I’m not sure I can explain why space travel means so much to me.
One of my earliest memories is of sitting with my grandfather, watching one of the Apollo moon landings on TV. I’m not sure which one, but since the Lunar Rover was involved it must have been one of the later ones. I would watch Sci Fi TV shows with him as well. “UFO”, in particular, and sometimes “Dr Who” if it wasn’t too scary.
Later I began reading SF, starting with Arthur C. Clarke. By then “Space:1999” was on TV, and soon I read the novel of “2001”. I remember working out how old I would be in the year 2000. With some delight, I calculated that I would be the right age to be one of the people working on the moonbase. So that became my plan.
I learnt everything I could about the space program. I collected books about astronomy, and books with diagrams of how rocket engines worked. I learned about relativity, zero gravity, orbits, black holes, red shifts and how zero gravity bathrooms worked, all before I’d got as far as trigonometry at school. I memorized the sequence of vehicle maneuvers for an Apollo moon landing. I studied souvenir brochures from the Kennedy Space Center, with pictures of the Vehicle Assembly Building, Skylab, Soyuz, Gemini, and the Angry Alligator.
It must have been during the 80s that I slowly realized it wasn’t going to happen. There wasn’t going to be a moonbase by 2000. I felt personally let down, but I could see that there were more important things to worry about. It wasn’t until the 90s, when the Space Shuttle was working and all the plausible excuses had vanished, that I finally accepted the horrible truth: There wasn’t going to be a moonbase, or even a space station, because nobody cared.
Well… I cared, and thousands of other space obsessives worldwide cared of course, but that wasn’t enough to make it happen. The average person on the street couldn’t see the point of space exploration. When I learned that the vast majority of people hadn’t even bothered to watch the last couple of Apollo missions on TV, I was outraged. It was as if Jesus had turned up and given a live TV interview, and people had watched “EastEnders” instead.
And I still haven’t explained why it matters to me. Perhaps it can’t be explained. Maybe I’m an adventurer at heart; after all, I’ve travelled a lot, in spite of the stress. I emigrated to live with a woman I met on the Internet and had spent maybe five weeks of actual time with. I just don’t think of myself as adventurous. Maybe adventurers don’t?
I want to see the Moon, Mars, Alpha Centauri. I want to float weightless. I want to communicate with alien life. I want to watch asteroids tumble in space. I want to watch binary suns set on an alien world. I want to travel the universe, for no other reason than that it’s there.
Sure, I want to travel Earth too. I’d like to go deep sea diving, visit Tokyo, see the Grand Canyon…but there are plenty of other people doing those things. They’re almost mundane. And there’s something so appealing about the cold, unimaginable vastness of space—it’s such a challenge even to truly comprehend it, far less explore it.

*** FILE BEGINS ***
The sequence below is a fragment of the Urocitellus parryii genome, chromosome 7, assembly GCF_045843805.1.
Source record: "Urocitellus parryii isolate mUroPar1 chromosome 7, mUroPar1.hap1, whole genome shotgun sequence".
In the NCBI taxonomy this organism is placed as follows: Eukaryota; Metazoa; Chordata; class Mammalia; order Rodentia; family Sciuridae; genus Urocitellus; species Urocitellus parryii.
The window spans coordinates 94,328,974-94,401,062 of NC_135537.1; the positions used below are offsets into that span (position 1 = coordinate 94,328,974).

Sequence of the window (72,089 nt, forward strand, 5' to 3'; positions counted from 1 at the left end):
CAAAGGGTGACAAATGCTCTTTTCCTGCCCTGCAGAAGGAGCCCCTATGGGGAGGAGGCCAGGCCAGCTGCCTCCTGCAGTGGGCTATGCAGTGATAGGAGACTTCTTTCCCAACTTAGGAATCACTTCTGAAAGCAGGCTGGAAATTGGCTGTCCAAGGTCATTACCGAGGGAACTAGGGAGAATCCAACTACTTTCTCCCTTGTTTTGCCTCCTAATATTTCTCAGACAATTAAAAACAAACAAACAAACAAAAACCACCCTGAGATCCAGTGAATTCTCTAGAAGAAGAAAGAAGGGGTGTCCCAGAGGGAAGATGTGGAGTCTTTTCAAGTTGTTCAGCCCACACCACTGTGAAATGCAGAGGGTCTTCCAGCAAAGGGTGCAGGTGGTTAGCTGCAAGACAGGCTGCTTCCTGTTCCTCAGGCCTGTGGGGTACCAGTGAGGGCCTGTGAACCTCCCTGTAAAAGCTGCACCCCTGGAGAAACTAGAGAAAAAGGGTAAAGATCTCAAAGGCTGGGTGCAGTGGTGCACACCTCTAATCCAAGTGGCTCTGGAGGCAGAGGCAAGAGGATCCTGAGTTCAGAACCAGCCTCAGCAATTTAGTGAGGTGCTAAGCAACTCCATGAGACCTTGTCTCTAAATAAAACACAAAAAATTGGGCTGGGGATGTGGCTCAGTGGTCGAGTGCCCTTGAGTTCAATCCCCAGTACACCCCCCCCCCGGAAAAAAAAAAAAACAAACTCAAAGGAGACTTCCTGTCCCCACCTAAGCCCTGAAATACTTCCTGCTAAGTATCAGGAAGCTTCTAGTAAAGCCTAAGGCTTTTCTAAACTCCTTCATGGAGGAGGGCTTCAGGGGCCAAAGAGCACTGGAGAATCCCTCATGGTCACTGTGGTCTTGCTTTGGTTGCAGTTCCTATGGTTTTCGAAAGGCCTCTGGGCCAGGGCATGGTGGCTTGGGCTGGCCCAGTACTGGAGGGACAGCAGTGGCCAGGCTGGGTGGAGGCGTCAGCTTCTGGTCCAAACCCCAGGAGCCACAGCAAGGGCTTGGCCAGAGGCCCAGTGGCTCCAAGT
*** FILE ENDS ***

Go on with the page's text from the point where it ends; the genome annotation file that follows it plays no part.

This is why alien abduction stories are stupid: The aliens don’t need to abduct people against their will. Plenty of us would go willingly, even if some unpleasant medical procedures were part of the deal. I once explained to my ex that if I had the chance to go travel on an interstellar spacecraft and see the universe, on the condition that I could never return to Earth, I’d go. She couldn’t understand how I could say that, and I couldn’t understand how anyone could turn down that kind of offer.
So, maybe now you understand how much it meant to me to visit the Kennedy Space Center today. It was like a devout Catholic of the Middle Ages visiting the Vatican; I think I had the closest thing to a religious experience that a skeptical atheist can hope for. When I saw the Saturn V that was to have been Apollo 18’s lift stage, I cried.
I saw the Vehicle Assembly Building, and the Shuttle Hangars of the Orbiter Processing Facilities. I stared at my reflection in the gleaming metal of an Apollo Command Module. I watched the 3D IMAX movie filmed on board the International Space Station and the Space Shuttle. I saw the old Mercury control room, with its rows of panels and switches and blinking lights. I climbed the LC-39 observation gantry and looked out at the Shuttle launch pads. I saw the crawler transporter, each giant link of its caterpillar tracks weighing a ton. I studied the mission patches and the different spacesuits. I wandered the rocket garden.
Oh, and I also saw an alligator.
The center has the largest shop of space-related merchandise in the world, so obviously my credit card took some additional damage beyond the hit of the bus trip and entrance fee. Obviously I desperately needed a T shirt with a glow-in-the-dark NASA logo, and one with embroidered Apollo, Shuttle and NASA patches… and a few other small items.
I’m tired, but very happy.
Tomorrow, I fly back to Boston.